Getir Reaches $11.8 Billion Valuation As Rapid-Delivery Space Evolves

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  • Getir, founded in Turkey in 2015, is valued at nearly $12 billion after its latest Series E round.
  • The rapid-delivery startup operates in New York City, Boston, and Chicago.
  • Its raise comes as the sector has seen the rapid demise of Buyk, 1520, and Fridge No More.

The delivery startup Getir just raised $768 million and is now a decacorn, or startup valued above $10 billion. The whole of the rapid-delivery industry, though, has seen the collapse of three players in less than four months, as well as a failed acquisition deal involving DoorDash.

The raise for the rapid-delivery operator Getir brought the company’s valuation to $11.8 billion. The company was founded in Turkey, operates in nine countries, and has 30 dark stores in the US after entering the country late last year. But, Getir’s growing war chest comes with experts questioning the profitability of delivering groceries in less than 15 minutes. Three US players have already fallen: Buyk, Fridge No More, and 1520.

The demise of these short-lived startups prompted industry watchers last week to predict venture-capital funding to dry up and more companies to fold.

Brittain Ladd, a retail consultant who follows the delivery industry, said Getir’s Series E round, led by Mubadala Investment Company, was probably a done deal long before Fridge No More ceased operations and Buyk filed for bankruptcy. He predicted Getir’s round to be the last big 2022 investment in the space unless the remaining players pivot their business model.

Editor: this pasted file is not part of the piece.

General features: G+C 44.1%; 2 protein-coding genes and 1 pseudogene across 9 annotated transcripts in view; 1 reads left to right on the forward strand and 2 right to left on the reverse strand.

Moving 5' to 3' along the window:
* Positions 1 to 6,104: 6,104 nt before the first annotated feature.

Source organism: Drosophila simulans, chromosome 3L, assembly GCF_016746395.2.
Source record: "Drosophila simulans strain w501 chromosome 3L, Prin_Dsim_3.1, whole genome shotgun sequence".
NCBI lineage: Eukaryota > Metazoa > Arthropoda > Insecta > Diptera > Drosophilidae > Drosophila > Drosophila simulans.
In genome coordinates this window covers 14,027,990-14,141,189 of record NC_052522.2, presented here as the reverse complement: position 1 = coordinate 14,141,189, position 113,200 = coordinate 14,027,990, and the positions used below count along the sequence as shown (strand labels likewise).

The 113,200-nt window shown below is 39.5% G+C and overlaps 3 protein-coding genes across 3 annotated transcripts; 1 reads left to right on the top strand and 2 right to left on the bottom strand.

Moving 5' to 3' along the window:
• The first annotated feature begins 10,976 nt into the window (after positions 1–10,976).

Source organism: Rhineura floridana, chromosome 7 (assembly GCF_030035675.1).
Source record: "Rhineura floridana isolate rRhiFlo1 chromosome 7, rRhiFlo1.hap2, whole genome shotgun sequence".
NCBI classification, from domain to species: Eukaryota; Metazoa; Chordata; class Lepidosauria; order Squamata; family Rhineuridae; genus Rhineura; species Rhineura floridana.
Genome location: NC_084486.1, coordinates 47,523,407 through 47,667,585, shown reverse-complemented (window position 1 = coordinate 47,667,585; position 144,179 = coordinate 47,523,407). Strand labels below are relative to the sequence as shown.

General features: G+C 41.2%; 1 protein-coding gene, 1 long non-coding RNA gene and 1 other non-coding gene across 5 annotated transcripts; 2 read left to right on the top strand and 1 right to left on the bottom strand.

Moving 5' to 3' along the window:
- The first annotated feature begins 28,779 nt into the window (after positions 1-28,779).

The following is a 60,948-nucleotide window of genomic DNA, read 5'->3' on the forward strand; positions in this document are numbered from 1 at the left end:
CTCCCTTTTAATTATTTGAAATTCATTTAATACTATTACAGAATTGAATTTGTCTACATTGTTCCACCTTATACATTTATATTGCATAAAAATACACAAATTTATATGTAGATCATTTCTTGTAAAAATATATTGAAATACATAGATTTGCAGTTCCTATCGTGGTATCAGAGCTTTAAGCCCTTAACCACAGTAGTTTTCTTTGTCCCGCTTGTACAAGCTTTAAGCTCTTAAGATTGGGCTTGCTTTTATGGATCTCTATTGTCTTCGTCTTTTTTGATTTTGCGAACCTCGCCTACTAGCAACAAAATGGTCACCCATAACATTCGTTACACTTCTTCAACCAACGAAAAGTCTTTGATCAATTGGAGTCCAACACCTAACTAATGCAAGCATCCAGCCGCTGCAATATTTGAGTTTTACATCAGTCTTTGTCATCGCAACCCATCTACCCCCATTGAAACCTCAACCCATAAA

“All they can do is say, we can deliver groceries in 10 or 15 minutes,” Ladd said. “But if all they do is lose money on every order, that’s not a real company. That’s not a company that’s sustainable.”

One suggestion Ladd had was to “slow down.”

For Getir and other players to offer long-term value to investors and customers, Ladd suggested they instead brand around delivery times of 30 minutes to one hour, which can be automated inside microfulfillment centers. He said this would reduce the high labor costs of 15-minute deliveries while also offering consistency to consumers.

Analysts are predicting more rapid-delivery players to fail as they burn through cash to acquire customers.

“It just doesn’t make sense to try to invest money at that point,” a Gordon Haskett analyst, Robert Mollins, told Insider last week after Buyk and Fridge No more shutdown. “I would say Jokr would be the next one to either close up shop in the United States or try to sell itself. And in this market, I don’t see anyone really buying.”

In a statement, Getir’s cofounder and CEO, Nazim Salur, said the company would use the investment “to further develop our proposition and technology, as well as invest in our employees to continue to attract the best talent.”

In the US, Getir operates in Boston, New York City, and Chicago. It entered the US market in November, joining a fray of competitors including Gopuff, DoorDash, Gorillas, and Jokr.

In a previous interview, Salur told Insider said he was confident in the face of competition. “We know what we’re doing,” he said.

“We know how to run it, how to supply our products, how to build the campaigns, what works, what doesn’t, how to open the stores, how to run a shift, how to use AI, how to plan everything,” Salur told Insider.

Are you a rapid delivery insider with insight to share? Contact Nancy Luna at [email protected] or via Signal at 714-875-6218.

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